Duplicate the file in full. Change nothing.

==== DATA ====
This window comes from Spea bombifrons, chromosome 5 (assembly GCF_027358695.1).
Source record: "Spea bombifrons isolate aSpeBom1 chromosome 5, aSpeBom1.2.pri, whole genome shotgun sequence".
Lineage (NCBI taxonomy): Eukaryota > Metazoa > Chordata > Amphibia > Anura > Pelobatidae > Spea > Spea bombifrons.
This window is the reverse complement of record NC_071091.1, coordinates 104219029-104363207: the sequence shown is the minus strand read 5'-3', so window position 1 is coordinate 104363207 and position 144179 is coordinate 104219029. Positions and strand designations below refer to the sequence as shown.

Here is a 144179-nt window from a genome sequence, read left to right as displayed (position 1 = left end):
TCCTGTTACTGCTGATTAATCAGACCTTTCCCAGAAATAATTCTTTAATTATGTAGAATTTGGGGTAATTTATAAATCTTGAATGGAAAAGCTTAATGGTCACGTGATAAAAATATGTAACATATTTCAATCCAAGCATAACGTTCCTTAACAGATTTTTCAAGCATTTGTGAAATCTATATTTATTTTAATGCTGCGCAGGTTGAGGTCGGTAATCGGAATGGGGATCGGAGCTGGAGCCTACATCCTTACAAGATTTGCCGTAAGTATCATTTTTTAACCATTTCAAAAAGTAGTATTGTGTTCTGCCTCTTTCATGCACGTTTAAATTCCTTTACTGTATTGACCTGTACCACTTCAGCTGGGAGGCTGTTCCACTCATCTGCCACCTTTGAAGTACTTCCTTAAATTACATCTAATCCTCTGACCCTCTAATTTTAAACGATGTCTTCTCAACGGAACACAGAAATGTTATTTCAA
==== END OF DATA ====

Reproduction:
This window comes from Spea bombifrons, chromosome 5 (assembly GCF_027358695.1).
Source record: "Spea bombifrons isolate aSpeBom1 chromosome 5, aSpeBom1.2.pri, whole genome shotgun sequence".
Lineage (NCBI taxonomy): Eukaryota > Metazoa > Chordata > Amphibia > Anura > Pelobatidae > Spea > Spea bombifrons.
This window is the reverse complement of record NC_071091.1, coordinates 104219029-104363207: the sequence shown is the minus strand read 5'-3', so window position 1 is coordinate 104363207 and position 144179 is coordinate 104219029. Positions and strand designations below refer to the sequence as shown.

Here is a 144179-nt window from a genome sequence, read left to right as displayed (position 1 = left end):
TCCTGTTACTGCTGATTAATCAGACCTTTCCCAGAAATAATTCTTTAATTATGTAGAATTTGGGGTAATTTATAAATCTTGAATGGAAAAGCTTAATGGTCACGTGATAAAAATATGTAACATATTTCAATCCAAGCATAACGTTCCTTAACAGATTTTTCAAGCATTTGTGAAATCTATATTTATTTTAATGCTGCGCAGGTTGAGGTCGGTAATCGGAATGGGGATCGGAGCTGGAGCCTACATCCTTACAAGATTTGCCGTAAGTATCATTTTTTAACCATTTCAAAAAGTAGTATTGTGTTCTGCCTCTTTCATGCACGTTTAAATTCCTTTACTGTATTGACCTGTACCACTTCAGCTGGGAGGCTGTTCCACTCATCTGCCACCTTTGAAGTACTTCCTTAAATTACATCTAATCCTCTGACCCTCTAATTTTAAACGATGTCTTCTCAACGGAACACAGAAATGTTATTTCAA